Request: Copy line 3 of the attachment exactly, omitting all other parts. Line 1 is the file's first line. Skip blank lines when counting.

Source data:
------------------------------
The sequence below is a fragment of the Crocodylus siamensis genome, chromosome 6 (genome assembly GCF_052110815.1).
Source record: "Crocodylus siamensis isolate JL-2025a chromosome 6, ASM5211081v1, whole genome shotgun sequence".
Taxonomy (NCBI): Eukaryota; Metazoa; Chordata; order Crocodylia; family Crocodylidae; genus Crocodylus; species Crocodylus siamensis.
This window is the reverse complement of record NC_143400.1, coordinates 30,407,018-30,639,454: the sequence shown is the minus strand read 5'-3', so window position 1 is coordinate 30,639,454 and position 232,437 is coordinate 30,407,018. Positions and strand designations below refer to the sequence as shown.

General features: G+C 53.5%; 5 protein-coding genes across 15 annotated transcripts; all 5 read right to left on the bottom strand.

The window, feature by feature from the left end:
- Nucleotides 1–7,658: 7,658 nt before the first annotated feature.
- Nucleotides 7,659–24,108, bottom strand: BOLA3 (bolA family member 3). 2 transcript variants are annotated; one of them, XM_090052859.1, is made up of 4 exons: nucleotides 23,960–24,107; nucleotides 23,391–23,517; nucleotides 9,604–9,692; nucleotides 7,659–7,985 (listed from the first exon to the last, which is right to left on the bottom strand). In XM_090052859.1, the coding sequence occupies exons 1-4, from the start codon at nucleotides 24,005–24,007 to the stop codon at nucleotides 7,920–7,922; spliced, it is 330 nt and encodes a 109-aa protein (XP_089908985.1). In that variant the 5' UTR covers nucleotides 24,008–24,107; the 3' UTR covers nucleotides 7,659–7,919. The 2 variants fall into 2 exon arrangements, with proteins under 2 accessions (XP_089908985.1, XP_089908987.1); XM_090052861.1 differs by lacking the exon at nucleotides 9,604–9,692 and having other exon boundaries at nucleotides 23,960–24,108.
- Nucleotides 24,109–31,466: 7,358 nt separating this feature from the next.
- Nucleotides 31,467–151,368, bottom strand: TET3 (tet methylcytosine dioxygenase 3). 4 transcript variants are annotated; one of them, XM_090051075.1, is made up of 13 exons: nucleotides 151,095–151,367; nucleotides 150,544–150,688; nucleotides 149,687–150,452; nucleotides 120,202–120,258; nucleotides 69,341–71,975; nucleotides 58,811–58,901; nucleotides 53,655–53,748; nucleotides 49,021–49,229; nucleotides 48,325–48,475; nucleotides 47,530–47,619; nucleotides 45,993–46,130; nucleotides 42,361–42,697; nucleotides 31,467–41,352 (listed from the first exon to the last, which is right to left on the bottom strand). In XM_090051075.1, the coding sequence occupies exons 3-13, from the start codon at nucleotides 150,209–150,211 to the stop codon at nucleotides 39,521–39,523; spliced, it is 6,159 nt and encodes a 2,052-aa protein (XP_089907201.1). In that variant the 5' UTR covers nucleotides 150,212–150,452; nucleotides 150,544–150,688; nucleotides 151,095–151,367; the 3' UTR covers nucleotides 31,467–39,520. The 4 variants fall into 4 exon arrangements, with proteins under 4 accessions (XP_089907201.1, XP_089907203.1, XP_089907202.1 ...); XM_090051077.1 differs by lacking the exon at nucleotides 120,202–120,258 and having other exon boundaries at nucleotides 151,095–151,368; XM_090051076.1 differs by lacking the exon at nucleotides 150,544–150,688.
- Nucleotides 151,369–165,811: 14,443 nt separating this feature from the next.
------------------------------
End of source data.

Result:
Taxonomy (NCBI): Eukaryota; Metazoa; Chordata; order Crocodylia; family Crocodylidae; genus Crocodylus; species Crocodylus siamensis.